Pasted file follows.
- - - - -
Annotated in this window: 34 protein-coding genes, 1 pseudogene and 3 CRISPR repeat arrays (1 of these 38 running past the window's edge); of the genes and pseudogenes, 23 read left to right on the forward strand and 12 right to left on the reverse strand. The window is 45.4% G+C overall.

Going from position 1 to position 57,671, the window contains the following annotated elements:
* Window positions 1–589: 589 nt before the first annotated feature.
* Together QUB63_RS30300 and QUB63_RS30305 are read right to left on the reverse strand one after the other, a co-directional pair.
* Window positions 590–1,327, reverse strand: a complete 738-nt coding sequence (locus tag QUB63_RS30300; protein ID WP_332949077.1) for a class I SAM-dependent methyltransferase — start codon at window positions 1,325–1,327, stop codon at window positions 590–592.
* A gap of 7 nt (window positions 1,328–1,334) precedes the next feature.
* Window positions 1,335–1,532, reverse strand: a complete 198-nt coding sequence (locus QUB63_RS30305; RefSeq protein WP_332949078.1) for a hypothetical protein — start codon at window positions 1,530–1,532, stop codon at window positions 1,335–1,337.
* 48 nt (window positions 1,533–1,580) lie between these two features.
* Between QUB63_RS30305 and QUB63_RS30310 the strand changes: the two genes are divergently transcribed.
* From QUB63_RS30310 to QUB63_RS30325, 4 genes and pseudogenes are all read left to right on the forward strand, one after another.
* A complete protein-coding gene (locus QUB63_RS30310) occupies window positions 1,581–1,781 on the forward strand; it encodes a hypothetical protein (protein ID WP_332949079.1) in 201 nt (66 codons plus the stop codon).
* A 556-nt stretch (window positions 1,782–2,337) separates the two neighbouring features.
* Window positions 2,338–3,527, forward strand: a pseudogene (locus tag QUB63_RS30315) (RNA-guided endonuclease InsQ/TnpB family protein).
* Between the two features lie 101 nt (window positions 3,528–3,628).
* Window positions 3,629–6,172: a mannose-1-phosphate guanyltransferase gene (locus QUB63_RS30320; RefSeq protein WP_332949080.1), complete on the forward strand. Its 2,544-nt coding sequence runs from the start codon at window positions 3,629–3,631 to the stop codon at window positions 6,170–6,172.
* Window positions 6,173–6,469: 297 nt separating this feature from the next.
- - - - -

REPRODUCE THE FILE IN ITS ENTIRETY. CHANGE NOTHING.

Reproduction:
Annotated in this window: 34 protein-coding genes, 1 pseudogene and 3 CRISPR repeat arrays (1 of these 38 running past the window's edge); of the genes and pseudogenes, 23 read left to right on the forward strand and 12 right to left on the reverse strand. The window is 45.4% G+C overall.

Going from position 1 to position 57,671, the window contains the following annotated elements:
* Window positions 1–589: 589 nt before the first annotated feature.
* Together QUB63_RS30300 and QUB63_RS30305 are read right to left on the reverse strand one after the other, a co-directional pair.
* Window positions 590–1,327, reverse strand: a complete 738-nt coding sequence (locus tag QUB63_RS30300; protein ID WP_332949077.1) for a class I SAM-dependent methyltransferase — start codon at window positions 1,325–1,327, stop codon at window positions 590–592.
* A gap of 7 nt (window positions 1,328–1,334) precedes the next feature.
* Window positions 1,335–1,532, reverse strand: a complete 198-nt coding sequence (locus QUB63_RS30305; RefSeq protein WP_332949078.1) for a hypothetical protein — start codon at window positions 1,530–1,532, stop codon at window positions 1,335–1,337.
* 48 nt (window positions 1,533–1,580) lie between these two features.
* Between QUB63_RS30305 and QUB63_RS30310 the strand changes: the two genes are divergently transcribed.
* From QUB63_RS30310 to QUB63_RS30325, 4 genes and pseudogenes are all read left to right on the forward strand, one after another.
* A complete protein-coding gene (locus QUB63_RS30310) occupies window positions 1,581–1,781 on the forward strand; it encodes a hypothetical protein (protein ID WP_332949079.1) in 201 nt (66 codons plus the stop codon).
* A 556-nt stretch (window positions 1,782–2,337) separates the two neighbouring features.
* Window positions 2,338–3,527, forward strand: a pseudogene (locus tag QUB63_RS30315) (RNA-guided endonuclease InsQ/TnpB family protein).
* Between the two features lie 101 nt (window positions 3,528–3,628).
* Window positions 3,629–6,172: a mannose-1-phosphate guanyltransferase gene (locus QUB63_RS30320; RefSeq protein WP_332949080.1), complete on the forward strand. Its 2,544-nt coding sequence runs from the start codon at window positions 3,629–3,631 to the stop codon at window positions 6,170–6,172.
* Window positions 6,173–6,469: 297 nt separating this feature from the next.